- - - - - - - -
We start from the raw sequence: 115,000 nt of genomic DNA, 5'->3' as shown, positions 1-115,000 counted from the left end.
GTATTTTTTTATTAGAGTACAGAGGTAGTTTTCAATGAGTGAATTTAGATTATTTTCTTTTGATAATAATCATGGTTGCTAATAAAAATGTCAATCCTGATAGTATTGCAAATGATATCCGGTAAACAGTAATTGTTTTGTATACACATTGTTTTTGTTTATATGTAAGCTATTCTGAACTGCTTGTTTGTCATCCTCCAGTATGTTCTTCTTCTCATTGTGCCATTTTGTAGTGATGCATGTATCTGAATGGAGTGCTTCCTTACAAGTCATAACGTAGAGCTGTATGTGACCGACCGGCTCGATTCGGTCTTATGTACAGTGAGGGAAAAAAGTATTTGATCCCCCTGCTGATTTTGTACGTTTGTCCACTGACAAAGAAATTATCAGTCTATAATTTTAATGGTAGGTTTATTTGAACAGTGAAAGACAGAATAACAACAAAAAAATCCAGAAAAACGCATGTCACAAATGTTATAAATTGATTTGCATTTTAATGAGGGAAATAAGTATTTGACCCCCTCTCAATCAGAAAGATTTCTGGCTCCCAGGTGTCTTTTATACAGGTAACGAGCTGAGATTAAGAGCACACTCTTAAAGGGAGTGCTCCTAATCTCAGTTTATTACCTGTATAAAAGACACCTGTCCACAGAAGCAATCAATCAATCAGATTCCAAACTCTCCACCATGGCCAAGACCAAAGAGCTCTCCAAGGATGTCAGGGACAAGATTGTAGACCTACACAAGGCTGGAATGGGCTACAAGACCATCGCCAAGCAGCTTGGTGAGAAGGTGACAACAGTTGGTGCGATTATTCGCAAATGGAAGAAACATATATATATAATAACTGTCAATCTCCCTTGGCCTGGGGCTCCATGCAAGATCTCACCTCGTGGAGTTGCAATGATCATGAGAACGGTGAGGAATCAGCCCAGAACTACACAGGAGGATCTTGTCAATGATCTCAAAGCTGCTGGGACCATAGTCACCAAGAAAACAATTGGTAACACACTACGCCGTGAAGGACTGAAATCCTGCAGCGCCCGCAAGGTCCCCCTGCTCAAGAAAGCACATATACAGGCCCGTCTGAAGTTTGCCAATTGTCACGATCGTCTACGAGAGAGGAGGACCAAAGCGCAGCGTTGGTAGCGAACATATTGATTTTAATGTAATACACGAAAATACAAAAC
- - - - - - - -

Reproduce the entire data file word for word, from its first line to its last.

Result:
We start from the raw sequence: 115,000 nt of genomic DNA, 5'->3' as shown, positions 1-115,000 counted from the left end.
GTATTTTTTTATTAGAGTACAGAGGTAGTTTTCAATGAGTGAATTTAGATTATTTTCTTTTGATAATAATCATGGTTGCTAATAAAAATGTCAATCCTGATAGTATTGCAAATGATATCCGGTAAACAGTAATTGTTTTGTATACACATTGTTTTTGTTTATATGTAAGCTATTCTGAACTGCTTGTTTGTCATCCTCCAGTATGTTCTTCTTCTCATTGTGCCATTTTGTAGTGATGCATGTATCTGAATGGAGTGCTTCCTTACAAGTCATAACGTAGAGCTGTATGTGACCGACCGGCTCGATTCGGTCTTATGTACAGTGAGGGAAAAAAGTATTTGATCCCCCTGCTGATTTTGTACGTTTGTCCACTGACAAAGAAATTATCAGTCTATAATTTTAATGGTAGGTTTATTTGAACAGTGAAAGACAGAATAACAACAAAAAAATCCAGAAAAACGCATGTCACAAATGTTATAAATTGATTTGCATTTTAATGAGGGAAATAAGTATTTGACCCCCTCTCAATCAGAAAGATTTCTGGCTCCCAGGTGTCTTTTATACAGGTAACGAGCTGAGATTAAGAGCACACTCTTAAAGGGAGTGCTCCTAATCTCAGTTTATTACCTGTATAAAAGACACCTGTCCACAGAAGCAATCAATCAATCAGATTCCAAACTCTCCACCATGGCCAAGACCAAAGAGCTCTCCAAGGATGTCAGGGACAAGATTGTAGACCTACACAAGGCTGGAATGGGCTACAAGACCATCGCCAAGCAGCTTGGTGAGAAGGTGACAACAGTTGGTGCGATTATTCGCAAATGGAAGAAACATATATATATAATAACTGTCAATCTCCCTTGGCCTGGGGCTCCATGCAAGATCTCACCTCGTGGAGTTGCAATGATCATGAGAACGGTGAGGAATCAGCCCAGAACTACACAGGAGGATCTTGTCAATGATCTCAAAGCTGCTGGGACCATAGTCACCAAGAAAACAATTGGTAACACACTACGCCGTGAAGGACTGAAATCCTGCAGCGCCCGCAAGGTCCCCCTGCTCAAGAAAGCACATATACAGGCCCGTCTGAAGTTTGCCAATTGTCACGATCGTCTACGAGAGAGGAGGACCAAAGCGCAGCGTTGGTAGCGAACATATTGATTTTAATGTAATACACGAAAATACAAAAC